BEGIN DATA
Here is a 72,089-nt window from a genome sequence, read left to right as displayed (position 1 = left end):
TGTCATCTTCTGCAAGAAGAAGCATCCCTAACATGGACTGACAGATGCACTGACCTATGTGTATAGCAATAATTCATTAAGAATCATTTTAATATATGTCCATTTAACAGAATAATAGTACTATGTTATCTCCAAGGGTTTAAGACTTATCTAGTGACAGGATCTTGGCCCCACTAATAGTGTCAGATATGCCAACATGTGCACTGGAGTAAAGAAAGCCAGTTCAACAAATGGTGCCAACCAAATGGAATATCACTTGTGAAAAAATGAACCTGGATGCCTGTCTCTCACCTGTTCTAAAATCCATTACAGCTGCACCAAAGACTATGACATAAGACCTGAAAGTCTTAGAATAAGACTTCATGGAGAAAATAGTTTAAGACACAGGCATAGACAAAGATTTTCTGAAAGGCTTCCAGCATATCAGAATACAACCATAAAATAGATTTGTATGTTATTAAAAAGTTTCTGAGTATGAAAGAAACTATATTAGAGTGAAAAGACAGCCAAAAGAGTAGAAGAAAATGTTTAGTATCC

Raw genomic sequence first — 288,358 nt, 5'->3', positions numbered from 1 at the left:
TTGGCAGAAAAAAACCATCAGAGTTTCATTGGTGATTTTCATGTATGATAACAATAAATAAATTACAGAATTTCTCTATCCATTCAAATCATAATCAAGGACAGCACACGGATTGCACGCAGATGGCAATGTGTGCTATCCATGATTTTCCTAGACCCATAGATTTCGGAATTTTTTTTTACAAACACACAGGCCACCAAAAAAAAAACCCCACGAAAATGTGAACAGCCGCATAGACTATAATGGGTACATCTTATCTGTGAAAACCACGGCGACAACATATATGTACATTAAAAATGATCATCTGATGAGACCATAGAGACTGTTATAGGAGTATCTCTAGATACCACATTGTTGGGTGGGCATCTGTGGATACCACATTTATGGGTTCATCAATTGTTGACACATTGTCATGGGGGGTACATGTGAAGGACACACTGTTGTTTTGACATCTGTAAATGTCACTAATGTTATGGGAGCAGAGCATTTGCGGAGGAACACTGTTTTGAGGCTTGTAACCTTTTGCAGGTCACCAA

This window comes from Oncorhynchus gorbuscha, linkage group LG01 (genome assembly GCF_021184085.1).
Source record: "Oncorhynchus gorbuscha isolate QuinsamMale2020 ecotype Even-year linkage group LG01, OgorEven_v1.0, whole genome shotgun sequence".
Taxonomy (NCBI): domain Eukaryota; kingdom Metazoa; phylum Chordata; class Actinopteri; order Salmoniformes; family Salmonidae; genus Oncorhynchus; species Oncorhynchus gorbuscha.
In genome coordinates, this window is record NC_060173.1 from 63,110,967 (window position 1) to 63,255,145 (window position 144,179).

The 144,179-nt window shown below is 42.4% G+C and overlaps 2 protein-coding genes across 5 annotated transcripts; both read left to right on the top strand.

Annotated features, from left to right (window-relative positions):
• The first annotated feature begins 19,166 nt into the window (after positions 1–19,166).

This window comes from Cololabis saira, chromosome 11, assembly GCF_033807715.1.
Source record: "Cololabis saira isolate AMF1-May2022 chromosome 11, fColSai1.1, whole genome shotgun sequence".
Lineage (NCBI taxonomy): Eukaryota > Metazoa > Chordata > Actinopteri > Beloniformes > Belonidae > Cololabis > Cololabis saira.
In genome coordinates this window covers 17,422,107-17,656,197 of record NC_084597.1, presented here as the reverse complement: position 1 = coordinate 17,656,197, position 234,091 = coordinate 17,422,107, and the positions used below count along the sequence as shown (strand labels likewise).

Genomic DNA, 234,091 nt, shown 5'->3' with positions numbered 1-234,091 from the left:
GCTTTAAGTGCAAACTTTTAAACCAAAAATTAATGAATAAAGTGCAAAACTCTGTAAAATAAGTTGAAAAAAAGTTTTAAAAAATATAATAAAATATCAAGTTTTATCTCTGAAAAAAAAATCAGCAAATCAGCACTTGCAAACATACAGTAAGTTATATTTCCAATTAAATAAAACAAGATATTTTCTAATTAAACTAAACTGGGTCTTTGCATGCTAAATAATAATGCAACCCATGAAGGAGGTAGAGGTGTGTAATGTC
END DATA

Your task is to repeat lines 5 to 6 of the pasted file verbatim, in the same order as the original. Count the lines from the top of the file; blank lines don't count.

This window comes from Oncorhynchus gorbuscha, linkage group LG01 (genome assembly GCF_021184085.1).
Source record: "Oncorhynchus gorbuscha isolate QuinsamMale2020 ecotype Even-year linkage group LG01, OgorEven_v1.0, whole genome shotgun sequence".